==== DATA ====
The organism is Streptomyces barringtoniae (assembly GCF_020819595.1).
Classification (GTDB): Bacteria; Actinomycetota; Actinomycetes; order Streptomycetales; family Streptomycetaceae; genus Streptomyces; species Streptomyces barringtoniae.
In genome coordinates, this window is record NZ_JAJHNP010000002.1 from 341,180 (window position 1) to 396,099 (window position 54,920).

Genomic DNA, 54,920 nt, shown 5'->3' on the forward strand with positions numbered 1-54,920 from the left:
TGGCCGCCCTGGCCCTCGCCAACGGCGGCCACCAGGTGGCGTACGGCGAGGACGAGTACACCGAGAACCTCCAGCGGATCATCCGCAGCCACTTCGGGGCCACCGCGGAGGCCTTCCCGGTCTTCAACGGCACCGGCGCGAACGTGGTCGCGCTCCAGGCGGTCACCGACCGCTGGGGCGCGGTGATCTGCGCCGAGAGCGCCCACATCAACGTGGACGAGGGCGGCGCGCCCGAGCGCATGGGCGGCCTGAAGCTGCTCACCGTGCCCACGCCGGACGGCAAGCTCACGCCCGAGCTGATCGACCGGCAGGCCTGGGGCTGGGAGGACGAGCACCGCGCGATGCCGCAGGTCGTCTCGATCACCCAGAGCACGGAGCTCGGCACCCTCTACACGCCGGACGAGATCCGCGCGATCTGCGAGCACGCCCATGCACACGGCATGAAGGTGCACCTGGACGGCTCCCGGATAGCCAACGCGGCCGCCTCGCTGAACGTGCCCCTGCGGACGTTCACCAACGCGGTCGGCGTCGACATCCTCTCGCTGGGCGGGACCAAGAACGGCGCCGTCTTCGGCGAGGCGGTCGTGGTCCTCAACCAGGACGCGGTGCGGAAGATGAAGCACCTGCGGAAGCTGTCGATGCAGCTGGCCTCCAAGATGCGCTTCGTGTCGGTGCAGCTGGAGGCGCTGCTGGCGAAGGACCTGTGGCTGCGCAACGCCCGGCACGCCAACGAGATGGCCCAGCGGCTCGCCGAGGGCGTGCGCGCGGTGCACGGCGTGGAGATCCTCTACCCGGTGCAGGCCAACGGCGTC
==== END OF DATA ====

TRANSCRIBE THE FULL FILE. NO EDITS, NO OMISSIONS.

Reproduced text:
The organism is Streptomyces barringtoniae (assembly GCF_020819595.1).
Classification (GTDB): Bacteria; Actinomycetota; Actinomycetes; order Streptomycetales; family Streptomycetaceae; genus Streptomyces; species Streptomyces barringtoniae.
In genome coordinates, this window is record NZ_JAJHNP010000002.1 from 341,180 (window position 1) to 396,099 (window position 54,920).

Genomic DNA, 54,920 nt, shown 5'->3' on the forward strand with positions numbered 1-54,920 from the left:
TGGCCGCCCTGGCCCTCGCCAACGGCGGCCACCAGGTGGCGTACGGCGAGGACGAGTACACCGAGAACCTCCAGCGGATCATCCGCAGCCACTTCGGGGCCACCGCGGAGGCCTTCCCGGTCTTCAACGGCACCGGCGCGAACGTGGTCGCGCTCCAGGCGGTCACCGACCGCTGGGGCGCGGTGATCTGCGCCGAGAGCGCCCACATCAACGTGGACGAGGGCGGCGCGCCCGAGCGCATGGGCGGCCTGAAGCTGCTCACCGTGCCCACGCCGGACGGCAAGCTCACGCCCGAGCTGATCGACCGGCAGGCCTGGGGCTGGGAGGACGAGCACCGCGCGATGCCGCAGGTCGTCTCGATCACCCAGAGCACGGAGCTCGGCACCCTCTACACGCCGGACGAGATCCGCGCGATCTGCGAGCACGCCCATGCACACGGCATGAAGGTGCACCTGGACGGCTCCCGGATAGCCAACGCGGCCGCCTCGCTGAACGTGCCCCTGCGGACGTTCACCAACGCGGTCGGCGTCGACATCCTCTCGCTGGGCGGGACCAAGAACGGCGCCGTCTTCGGCGAGGCGGTCGTGGTCCTCAACCAGGACGCGGTGCGGAAGATGAAGCACCTGCGGAAGCTGTCGATGCAGCTGGCCTCCAAGATGCGCTTCGTGTCGGTGCAGCTGGAGGCGCTGCTGGCGAAGGACCTGTGGCTGCGCAACGCCCGGCACGCCAACGAGATGGCCCAGCGGCTCGCCGAGGGCGTGCGCGCGGTGCACGGCGTGGAGATCCTCTACCCGGTGCAGGCCAACGGCGTC